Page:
Imagine having dinner with stingrays and schools of brightly coloured fish swimming above your head: The National Aquarium Abu Dhabi put together an underwater iftar as a grand welcome to its newest residents, two African Manatees.

The 'extremely rare' African Manatees are joining the aquarium's more than 46,000 marine and terrestrial animals — marking the first time they are seen in the region.

From the first day of Eid Al Fitr, the general public will be able to witness the captivating beauty of the Manatees and learn about the species from on-site experts.

Only a select few facilities around the world are allowed to host the African Manatees, said Paul Hamilton, general manager of the National Aquarium.

“What you are seeing here is a rare sight. The two male manatees were transferred from an aquarium in Seoul,” Hamilton said as the sea mammals — categorised as vulnerable species — were unveiled for the first time after the iftar.

The unique iftar was held in the region’s longest underwater tunnel offering a mesmerising view of the multiple species of fish and marine life. Among those present were several ambassadors, diplomats, and officials, especially from the African nations.

Know the Manatees

Both gentle giants were seen comfortably swimming across their new environment, often coming close to the glass wall and posing for the cameras.

Native to the warm inland and coastal waters of West and Central Africa, African Manatees — also known as sea cows in general — are gentle omnivores crucial to their ecosystems.

They are secretive aquatic mammals that live in nutrient-rich water bodies from Senegal to Angola.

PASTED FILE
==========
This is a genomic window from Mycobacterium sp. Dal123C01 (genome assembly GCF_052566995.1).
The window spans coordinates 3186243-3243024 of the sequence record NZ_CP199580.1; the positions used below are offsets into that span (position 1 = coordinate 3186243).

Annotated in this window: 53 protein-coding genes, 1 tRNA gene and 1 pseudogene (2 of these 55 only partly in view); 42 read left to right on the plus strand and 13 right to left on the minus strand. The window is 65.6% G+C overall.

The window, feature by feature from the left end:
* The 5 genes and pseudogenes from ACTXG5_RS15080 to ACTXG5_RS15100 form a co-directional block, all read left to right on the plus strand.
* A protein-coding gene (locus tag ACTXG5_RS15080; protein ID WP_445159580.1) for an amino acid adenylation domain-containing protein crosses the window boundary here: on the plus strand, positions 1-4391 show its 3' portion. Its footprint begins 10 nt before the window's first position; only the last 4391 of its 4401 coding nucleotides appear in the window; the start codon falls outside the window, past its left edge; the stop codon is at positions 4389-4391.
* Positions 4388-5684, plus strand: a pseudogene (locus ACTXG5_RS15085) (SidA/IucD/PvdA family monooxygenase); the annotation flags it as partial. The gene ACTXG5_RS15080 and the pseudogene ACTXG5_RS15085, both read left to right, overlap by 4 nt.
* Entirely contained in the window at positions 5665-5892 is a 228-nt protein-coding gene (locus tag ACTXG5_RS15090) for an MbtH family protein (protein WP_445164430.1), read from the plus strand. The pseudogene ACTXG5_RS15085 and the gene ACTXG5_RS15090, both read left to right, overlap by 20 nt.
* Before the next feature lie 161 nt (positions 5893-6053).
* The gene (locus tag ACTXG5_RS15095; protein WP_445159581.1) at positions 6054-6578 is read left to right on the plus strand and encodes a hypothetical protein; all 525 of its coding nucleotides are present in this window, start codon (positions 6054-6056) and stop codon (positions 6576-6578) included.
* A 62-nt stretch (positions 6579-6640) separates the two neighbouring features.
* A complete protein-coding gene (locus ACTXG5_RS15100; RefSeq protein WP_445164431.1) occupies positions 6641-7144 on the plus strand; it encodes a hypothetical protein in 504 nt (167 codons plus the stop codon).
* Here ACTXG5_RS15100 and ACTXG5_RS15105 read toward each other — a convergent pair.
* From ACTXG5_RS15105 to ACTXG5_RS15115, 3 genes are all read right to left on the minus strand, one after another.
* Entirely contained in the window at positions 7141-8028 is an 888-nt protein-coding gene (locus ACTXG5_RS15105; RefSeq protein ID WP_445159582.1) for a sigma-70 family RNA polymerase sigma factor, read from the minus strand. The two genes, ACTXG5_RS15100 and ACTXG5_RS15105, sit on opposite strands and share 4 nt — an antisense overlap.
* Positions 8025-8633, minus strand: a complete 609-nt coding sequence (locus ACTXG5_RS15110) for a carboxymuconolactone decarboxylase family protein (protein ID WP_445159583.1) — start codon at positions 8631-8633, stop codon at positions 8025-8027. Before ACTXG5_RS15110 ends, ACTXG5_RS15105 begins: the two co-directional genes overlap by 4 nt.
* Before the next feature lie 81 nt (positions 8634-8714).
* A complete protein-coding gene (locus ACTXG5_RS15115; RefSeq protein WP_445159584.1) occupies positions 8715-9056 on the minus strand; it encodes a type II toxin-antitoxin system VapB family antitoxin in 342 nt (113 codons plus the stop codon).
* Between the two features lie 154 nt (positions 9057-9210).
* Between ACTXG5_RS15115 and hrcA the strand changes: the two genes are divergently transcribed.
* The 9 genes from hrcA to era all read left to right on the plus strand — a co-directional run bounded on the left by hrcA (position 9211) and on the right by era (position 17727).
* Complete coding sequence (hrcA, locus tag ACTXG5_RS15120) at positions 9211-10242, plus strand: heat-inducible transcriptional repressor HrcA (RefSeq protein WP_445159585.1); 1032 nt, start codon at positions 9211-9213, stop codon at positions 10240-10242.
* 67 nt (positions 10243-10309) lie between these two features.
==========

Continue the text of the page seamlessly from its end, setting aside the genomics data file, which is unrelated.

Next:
Despite their ecological importance, these majestic creatures face significant threats, including habitat degradation, poaching, entrapment by dams, and bycatch in fisheries.

Inspiring conservation

The rare sea cows were brought into the country as part of the aquarium's African Manatee Project, which aims to promote public awareness and inspire conservation action.

The National Aquarium provides a sanctuary that closely mimics the manatees’ natural habitat in Africa — while offering visitors a unique opportunity to observe and learn about these magnificent creatures firsthand.

The duo were transferred from South Korea on a special flight accompanied by a team of specialists, who closely monitored the Manatees during the trip.

“Our commitment to following international standards guarantees that these magnificent creatures are thriving in an atmosphere that prioritizes their safety, happiness, and overall well-being,” Hamilton said.

Among the noble objectives of this initiative are conserving a species facing serious threats in their natural habitats; educating and raising awareness among the public about marine conservation issues; advancing research efforts aimed at studying the behaviour and ecology of African Manatees; and contributing to the African Aquatic Conservation Fund to support projects aimed at preserving manatees in West Africa.

Additionally, the aquarium will sell hand-made items crafted by African artisans — with a portion of proceeds donated to the Mohamed Bin Zayed Species Conservation Fund — to support the conservation of the species in their natural environment.

Collaborative effort

Nicolas Heard, acting director general of the Mohamed Bin Zayed Species Conservation Fund, lauded the collaborative efforts initiated by the National Aquarium.

“This collaboration enables crucial financial support from Abu Dhabi for the conservation of the special and highly threatened West African manatee in its natural habitat. Through this partnership, we aim to fund conservation projects and build local capacity to ensure the long-term protection of this unique species.”

Lucy Keith-Diagne, executive director of the African Aquatic Conservation Fund, who spent the past 37 years conducting field research with marine mammals, praised the efforts to protect marine life.

“This partnership reflects our steadfast commitment to biodiversity conservation and preservation of crucial marine environments. We consider the National Aquarium in Abu Dhabi a valuable partner in this joint effort, and look forward to achieving positive outcomes that benefit marine ecosystems and the communities involved in the region and beyond.”

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